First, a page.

Cut out sweet fizzy drinks: warning

By Christine McKay

1 comment
Roger Ramsden
Roger Ramsden

Dannevirke's Roger Ramsden is a type 2 diabetic and he is warning others the choice is theirs whether they avoid the disease or not.

"If people want to carry on drinking soft drinks and eating sweet stuff, they could end up like me," he said.

"This is a serious problem. I like puddings, but know I can't have them now and I've changed what I eat because it's been a wake-up call for me."

Mr Ramsden says he now tucks into fresh fruit salad and has yoghurt on his morning cereal. "I love pavlova but eat fresh fruit salad instead."

Type 2 is the most common form of diabetes. For many people it can be prevented through following a healthy lifestyle.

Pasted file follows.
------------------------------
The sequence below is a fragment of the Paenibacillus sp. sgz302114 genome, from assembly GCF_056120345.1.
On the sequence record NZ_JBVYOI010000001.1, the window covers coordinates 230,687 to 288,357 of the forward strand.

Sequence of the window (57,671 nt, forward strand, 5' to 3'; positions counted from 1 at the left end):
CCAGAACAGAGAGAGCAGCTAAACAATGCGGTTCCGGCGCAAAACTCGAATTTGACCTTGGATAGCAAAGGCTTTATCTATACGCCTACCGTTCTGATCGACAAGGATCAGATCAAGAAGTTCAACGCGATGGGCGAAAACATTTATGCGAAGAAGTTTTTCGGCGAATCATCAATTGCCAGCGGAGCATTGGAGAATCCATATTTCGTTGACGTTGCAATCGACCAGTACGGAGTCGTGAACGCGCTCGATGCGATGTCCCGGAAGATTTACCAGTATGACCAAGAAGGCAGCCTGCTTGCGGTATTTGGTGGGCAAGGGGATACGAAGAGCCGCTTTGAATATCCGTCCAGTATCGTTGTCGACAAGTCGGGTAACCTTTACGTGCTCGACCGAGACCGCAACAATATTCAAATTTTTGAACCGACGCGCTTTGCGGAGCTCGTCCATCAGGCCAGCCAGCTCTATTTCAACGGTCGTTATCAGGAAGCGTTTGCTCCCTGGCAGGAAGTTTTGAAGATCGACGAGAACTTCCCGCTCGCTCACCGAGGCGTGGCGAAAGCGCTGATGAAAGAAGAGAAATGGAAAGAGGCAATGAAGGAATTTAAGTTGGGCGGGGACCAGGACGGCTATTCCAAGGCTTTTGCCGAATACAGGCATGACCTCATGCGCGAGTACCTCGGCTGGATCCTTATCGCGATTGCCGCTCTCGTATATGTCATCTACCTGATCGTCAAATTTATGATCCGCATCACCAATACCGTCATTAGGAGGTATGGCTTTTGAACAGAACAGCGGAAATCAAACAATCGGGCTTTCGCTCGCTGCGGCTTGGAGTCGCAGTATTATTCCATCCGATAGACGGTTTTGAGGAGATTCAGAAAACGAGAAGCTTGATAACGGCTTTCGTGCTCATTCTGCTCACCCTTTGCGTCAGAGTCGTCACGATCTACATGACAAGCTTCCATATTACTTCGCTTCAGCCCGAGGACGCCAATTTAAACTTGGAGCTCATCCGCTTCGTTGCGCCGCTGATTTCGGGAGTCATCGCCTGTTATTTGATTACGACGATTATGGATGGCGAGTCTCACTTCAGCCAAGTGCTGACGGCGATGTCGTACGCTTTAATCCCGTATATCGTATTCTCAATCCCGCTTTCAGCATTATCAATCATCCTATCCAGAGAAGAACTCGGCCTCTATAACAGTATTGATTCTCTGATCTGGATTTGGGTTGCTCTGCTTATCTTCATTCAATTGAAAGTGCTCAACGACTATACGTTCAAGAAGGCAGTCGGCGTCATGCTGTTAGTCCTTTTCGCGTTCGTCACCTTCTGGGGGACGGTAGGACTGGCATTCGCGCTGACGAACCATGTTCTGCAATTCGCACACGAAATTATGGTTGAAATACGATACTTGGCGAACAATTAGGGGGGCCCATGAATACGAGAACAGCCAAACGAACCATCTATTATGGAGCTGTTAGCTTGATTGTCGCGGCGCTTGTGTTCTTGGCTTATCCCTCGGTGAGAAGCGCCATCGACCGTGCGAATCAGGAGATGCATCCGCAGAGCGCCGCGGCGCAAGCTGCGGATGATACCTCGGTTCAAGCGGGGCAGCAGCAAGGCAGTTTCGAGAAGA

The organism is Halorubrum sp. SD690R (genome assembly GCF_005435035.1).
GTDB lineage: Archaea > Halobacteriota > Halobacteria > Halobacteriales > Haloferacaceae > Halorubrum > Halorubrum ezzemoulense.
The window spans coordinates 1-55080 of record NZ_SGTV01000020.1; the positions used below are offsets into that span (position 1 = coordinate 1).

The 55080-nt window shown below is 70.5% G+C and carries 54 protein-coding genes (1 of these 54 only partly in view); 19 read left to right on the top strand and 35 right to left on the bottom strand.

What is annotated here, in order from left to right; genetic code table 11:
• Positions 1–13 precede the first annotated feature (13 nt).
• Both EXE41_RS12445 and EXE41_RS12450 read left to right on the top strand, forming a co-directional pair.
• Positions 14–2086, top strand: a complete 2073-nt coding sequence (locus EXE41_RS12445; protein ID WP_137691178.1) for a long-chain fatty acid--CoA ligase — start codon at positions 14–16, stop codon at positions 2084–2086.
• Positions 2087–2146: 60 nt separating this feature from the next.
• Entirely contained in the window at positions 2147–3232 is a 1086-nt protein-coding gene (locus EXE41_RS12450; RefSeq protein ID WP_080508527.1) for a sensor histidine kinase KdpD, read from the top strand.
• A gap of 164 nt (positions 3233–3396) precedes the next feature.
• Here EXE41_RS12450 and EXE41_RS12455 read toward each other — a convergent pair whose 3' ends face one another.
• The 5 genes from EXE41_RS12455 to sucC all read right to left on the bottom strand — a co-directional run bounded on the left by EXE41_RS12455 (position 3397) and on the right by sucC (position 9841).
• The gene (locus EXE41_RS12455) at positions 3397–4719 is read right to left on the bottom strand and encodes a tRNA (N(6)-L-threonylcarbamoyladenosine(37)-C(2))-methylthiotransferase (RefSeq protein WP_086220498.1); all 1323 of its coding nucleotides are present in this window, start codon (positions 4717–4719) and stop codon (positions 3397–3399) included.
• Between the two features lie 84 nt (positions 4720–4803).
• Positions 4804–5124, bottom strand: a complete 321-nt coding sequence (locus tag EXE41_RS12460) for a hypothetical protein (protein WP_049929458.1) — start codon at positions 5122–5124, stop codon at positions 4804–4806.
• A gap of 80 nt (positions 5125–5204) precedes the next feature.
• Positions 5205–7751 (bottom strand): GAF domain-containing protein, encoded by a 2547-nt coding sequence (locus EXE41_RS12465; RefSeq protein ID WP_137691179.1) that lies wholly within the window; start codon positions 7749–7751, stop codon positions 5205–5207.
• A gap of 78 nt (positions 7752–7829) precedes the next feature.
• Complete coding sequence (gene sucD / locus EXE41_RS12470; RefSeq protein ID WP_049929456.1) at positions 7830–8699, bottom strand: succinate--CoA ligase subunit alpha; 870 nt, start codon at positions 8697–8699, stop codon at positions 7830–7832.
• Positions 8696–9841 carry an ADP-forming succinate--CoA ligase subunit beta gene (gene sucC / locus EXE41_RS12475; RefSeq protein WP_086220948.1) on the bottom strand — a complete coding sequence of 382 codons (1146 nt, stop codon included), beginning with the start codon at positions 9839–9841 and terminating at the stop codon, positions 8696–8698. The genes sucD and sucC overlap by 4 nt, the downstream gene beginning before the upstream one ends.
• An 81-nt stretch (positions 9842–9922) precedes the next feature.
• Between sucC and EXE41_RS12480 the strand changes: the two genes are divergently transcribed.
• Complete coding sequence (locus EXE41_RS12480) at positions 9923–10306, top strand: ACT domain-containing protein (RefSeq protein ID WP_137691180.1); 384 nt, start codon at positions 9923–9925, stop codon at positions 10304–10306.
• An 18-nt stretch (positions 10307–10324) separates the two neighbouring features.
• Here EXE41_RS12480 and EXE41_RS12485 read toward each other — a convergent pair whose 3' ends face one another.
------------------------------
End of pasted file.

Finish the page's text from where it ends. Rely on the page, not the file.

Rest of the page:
While type 2 diabetes cannot be cured, it can be managed and people can live active, healthy lives.

Mr Ramsden said he realised something was wrong 12 years ago.

"I'd been helping out at the Woodville Lions Coast to Coast motorcycle bike ride, and must have been on the verge of diabetes but didn't realise it," he said.

"I'd had a bottle of fizz at around 2pm, then by 6pm I didn't feel like eating because I was too tired. When I was driving home I wondered why the road wasn't straight, why the white lines were moving and I couldn't tell where the corners were. I went to the doctor, had tests and was in Hastings Hospital for five days."

"You can live with it but it has changed my life," he said. "Instead of giving children fizzy drinks, parents should give them a bottle of water."

Exercise and losing weight had also been very important, Mr Ramsden said.

- HAWKES BAY TODAY

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